This is because there is a shortage of photographers interested in the migration issue, and managing editors are reluctant to allocate resources to expanding the media coverage of migration issues. Other considerations have a bearing on media coverage of migration, including political and business interests. This can lead to more hate speech. Even some public media broadcast messages stigmatising migrants suggesting there is “a risk that the structure of the Tunisian population will be profoundly altered by these migratory phenomena”.
A call to review visa procedures and tighten controls has been launched in these media. “Ban immigration or bring back visas for the nationals of certain specific countries” or “provide the support and governance necessary to avert the downward social ills imported from elsewhere…” are some of the messages conveyed by certain public media. Moreover, hate speech directed at Libyans, the sub-Saharan community, refugees and Syrian asylum-seekers can also be found in public debate and speeches.
The media relay the discourse of limitation, subsequently possibly leading to exclusion, expressed by government officials, among others. For instance, “the Secretary of State for Immigration has said that the Tunisian government will be unable to take in more Syrian refugees, given the country’s limited resources as a result of the current economic situation”. The media also relay what Tunisian officials say without analysing or reviewing the words used. Several examples show that not only certain journalists, but even public figures and some leading officials have scant knowledge of immigration terminology. It is not surprising that as a result of these factors there is often a lack of objectivity in the treatment of migration-related issues which may explain the poor response of the media audience to the challenges of the migration crisis.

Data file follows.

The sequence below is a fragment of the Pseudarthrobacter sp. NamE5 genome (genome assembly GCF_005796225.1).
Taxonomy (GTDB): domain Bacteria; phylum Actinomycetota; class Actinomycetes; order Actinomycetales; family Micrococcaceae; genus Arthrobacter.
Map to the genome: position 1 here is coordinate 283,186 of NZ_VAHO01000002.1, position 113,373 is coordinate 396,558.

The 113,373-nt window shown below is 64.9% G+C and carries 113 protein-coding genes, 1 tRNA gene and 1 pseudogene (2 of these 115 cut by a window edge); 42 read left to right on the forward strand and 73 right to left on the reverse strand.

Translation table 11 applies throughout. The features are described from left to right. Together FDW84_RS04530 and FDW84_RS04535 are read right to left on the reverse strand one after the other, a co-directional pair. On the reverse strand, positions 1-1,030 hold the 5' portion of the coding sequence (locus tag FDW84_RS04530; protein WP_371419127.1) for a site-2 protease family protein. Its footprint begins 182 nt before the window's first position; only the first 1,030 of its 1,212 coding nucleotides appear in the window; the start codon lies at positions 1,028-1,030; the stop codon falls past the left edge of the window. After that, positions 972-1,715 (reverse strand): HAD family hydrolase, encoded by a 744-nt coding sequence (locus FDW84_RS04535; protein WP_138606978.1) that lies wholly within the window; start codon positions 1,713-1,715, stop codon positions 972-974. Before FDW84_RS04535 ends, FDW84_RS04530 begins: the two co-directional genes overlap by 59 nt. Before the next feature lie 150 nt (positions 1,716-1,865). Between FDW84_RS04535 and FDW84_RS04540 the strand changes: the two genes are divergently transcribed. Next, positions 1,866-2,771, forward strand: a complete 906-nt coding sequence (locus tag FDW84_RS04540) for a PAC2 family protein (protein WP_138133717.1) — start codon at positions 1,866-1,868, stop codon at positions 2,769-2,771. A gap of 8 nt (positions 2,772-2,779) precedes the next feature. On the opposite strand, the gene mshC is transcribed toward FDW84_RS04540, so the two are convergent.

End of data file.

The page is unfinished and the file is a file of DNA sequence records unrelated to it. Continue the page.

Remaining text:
On the other hand, a number of young activists are trying to take a different approach to reporting on the migration story and in efforts to assist migrants. They are using alternative media, such as social networks or websites run by associations. They are also using the tenets of human rights and personal freedom of movement to defend migrants’ rights and denounce racist acts against foreign communities in Tunisia.
Foreign communities in Tunisia are also creating a movement using online opportunities and the social networks – Facebook, YouTube, etc. – to convey their concerns and get their messages across.
Conclusions and Recommendations
In summary, it is clear that this analysis of some Tunisian media reveals that news media coverage of migration does not play a major role in the editorial life of journalism in the country and where it does, it revolves around news about shipwrecked migrants and the living conditions of Arab or sub-Saharan communities in Tunisia.
At the same time, human rights issues arising from migration are not a priority for media coverage and in the nature of reporting several media reflect a poor command of the migration issue and more specifically the vocabulary and terminology defined by international migration organisations. Confronted with both internal obstacles posed by the editorial team and external obstacles, journalists have nowhere to turn for help. They are ill-equipped to cover migration issues. They are also pressed for time and under pressure from their managing editors.
These problems lead media to reflect a contradictory image – on the one hand highlighting the difficulties migrants face while on the other conveying messages of stigmatisation, stereotypes or even messages of exclusion.
There are, however, examples of good journalism practice in the alternative media, which try to handle the migration issue objectively by presenting a range of different speakers and viewpoints. The online newspaper nawat is an example of this.